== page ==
Under Armour brand sponsors APS athletic teams


Joanna Baker

Satirical depiction of a Grady cheerleader in an Under Armour cheer uniform.

Abby Peters, Comment Section Editor


The cheerleaders’ cheeks blushed from embarrassment as the opposing team laughed at them. They tried to pull their shirts down, but the baggy fabric still stuck out like a sore thumb. Their coach, however, did not care if the cheer squad looked ridiculous; she only cared that the Nike logos on their shorts weren’t visible.

The popular athletic gear company Under Armour has recently become a sponsor of all Atlanta Public Schools’ athletic teams. The sponsorship will provide teams with Under Armour gear, but, in the meantime, student-athletes can’t be seen in any other clothing brands. Students caught wearing other athletic apparel will be cut from their sports team, face other disciplinary action and will have their other branded uniforms torn up and burned.

This new policy, however, was implemented before all teams got their uniforms and gear. That’s why the cheerleading team was forced to warm-up with their shorts on inside-out.

“It was so uncomfortable,” sophomore cheerleader Lilly Barnard said. “The shorts have built-in underwear; they obviously weren’t made to be reversible. Now I have chafe marks on the insides of my legs from the elastic of the underwear.”

That is only one example of the disturbances caused by the policy change; there have been many others.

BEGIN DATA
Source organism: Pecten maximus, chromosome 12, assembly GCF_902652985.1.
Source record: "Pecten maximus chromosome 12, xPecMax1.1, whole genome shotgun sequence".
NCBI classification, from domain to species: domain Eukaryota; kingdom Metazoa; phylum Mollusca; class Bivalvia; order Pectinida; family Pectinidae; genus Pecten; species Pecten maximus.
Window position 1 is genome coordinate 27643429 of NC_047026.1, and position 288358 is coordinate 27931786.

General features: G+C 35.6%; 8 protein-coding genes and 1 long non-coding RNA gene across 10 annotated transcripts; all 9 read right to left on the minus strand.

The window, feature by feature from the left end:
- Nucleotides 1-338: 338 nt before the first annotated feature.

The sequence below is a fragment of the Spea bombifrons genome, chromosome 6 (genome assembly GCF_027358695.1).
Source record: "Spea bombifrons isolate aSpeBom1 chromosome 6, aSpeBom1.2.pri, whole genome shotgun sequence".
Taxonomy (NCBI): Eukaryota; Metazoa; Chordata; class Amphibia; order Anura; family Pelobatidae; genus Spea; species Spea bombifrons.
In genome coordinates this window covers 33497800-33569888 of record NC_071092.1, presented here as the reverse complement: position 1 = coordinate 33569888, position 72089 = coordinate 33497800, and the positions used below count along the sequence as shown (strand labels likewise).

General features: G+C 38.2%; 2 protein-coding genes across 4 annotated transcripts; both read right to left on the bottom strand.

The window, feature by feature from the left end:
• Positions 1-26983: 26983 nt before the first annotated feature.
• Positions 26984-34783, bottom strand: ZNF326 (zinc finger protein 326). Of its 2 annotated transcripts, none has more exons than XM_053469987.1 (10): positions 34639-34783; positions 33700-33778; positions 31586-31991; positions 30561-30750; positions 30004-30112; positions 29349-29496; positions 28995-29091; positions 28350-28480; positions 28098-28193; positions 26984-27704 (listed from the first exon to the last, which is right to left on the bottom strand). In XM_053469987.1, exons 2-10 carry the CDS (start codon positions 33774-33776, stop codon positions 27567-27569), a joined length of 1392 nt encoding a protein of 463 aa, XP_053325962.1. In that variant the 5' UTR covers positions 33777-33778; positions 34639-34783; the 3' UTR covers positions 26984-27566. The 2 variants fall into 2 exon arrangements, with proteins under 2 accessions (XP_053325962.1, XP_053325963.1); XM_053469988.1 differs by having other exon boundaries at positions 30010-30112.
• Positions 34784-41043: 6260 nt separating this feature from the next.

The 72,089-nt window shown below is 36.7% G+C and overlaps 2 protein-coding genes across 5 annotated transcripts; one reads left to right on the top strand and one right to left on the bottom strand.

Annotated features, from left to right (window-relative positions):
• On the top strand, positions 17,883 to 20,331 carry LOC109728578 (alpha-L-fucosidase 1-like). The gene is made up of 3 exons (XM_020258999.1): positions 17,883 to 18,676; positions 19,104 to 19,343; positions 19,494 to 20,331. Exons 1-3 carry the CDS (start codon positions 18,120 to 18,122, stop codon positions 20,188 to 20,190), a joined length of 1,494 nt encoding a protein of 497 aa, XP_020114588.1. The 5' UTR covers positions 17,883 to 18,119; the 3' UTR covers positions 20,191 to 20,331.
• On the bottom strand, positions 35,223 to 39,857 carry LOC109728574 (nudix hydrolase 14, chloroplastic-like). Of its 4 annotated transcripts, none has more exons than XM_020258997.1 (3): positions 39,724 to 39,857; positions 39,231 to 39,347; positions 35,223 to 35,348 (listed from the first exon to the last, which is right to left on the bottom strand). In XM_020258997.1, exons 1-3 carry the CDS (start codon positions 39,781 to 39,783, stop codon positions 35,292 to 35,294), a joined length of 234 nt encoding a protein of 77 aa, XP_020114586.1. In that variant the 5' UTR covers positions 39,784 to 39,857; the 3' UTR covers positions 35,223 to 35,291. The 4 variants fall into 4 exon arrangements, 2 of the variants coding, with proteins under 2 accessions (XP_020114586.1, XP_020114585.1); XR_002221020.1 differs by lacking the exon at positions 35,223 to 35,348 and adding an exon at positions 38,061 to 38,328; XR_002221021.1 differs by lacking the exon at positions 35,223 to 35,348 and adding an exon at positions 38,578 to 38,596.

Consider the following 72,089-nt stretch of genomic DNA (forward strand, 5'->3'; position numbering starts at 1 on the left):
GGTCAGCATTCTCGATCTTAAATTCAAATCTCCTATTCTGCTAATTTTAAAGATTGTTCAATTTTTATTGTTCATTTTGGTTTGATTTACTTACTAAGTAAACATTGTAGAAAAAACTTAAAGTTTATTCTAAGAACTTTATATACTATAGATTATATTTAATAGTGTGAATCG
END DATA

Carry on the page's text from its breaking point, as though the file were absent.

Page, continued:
“I missed practice on Friday morning last week because I had an early morning orthodontist appointment, and I didn’t think it would be a big deal,” James Hender, a senior on the cross country team, said. “But the next day, we had a big meet and our coach didn’t bring the new uniforms and I couldn’t compete because I hadn’t gotten mine. I might have been able to qualify for state at that meet.”

There have been some speculations as to why APS has enforced the sponsorship’s new rules so quickly and strictly.

“My friends and I think this change is being made because of the whole burning and cutting of Nike products thing,” junior cheerleader Amanda Hoover said. “Maybe APS is just worried about our safety.”

Hoover was referencing Nike’s new endorsement of Colin Kaepernick, a former quarterback for the San Francisco 49ers who gained attention for kneeling during the National Anthem, and how it has created protests of Nike products.

“The Under Armour sponsorship is great and all; I’m just a little concerned with what it means for my son and his team,” Mike Keller, parent of a boy on the soccer team, said. “A lot of the guys have Nike cleats, and the sponsorship isn’t going to pay to buy new cleats for all of them. Some of the boys can afford to just buy new shoes, but that’s not a luxury everyone on the team has.”

This concern has been taken up with APS board members, and hopefully, there will be an answer and a solution soon.

“I think this sponsorship is going to be a really good thing,” Michelle Harvon, an APS board member, said. “We just have to work out a few kinks.”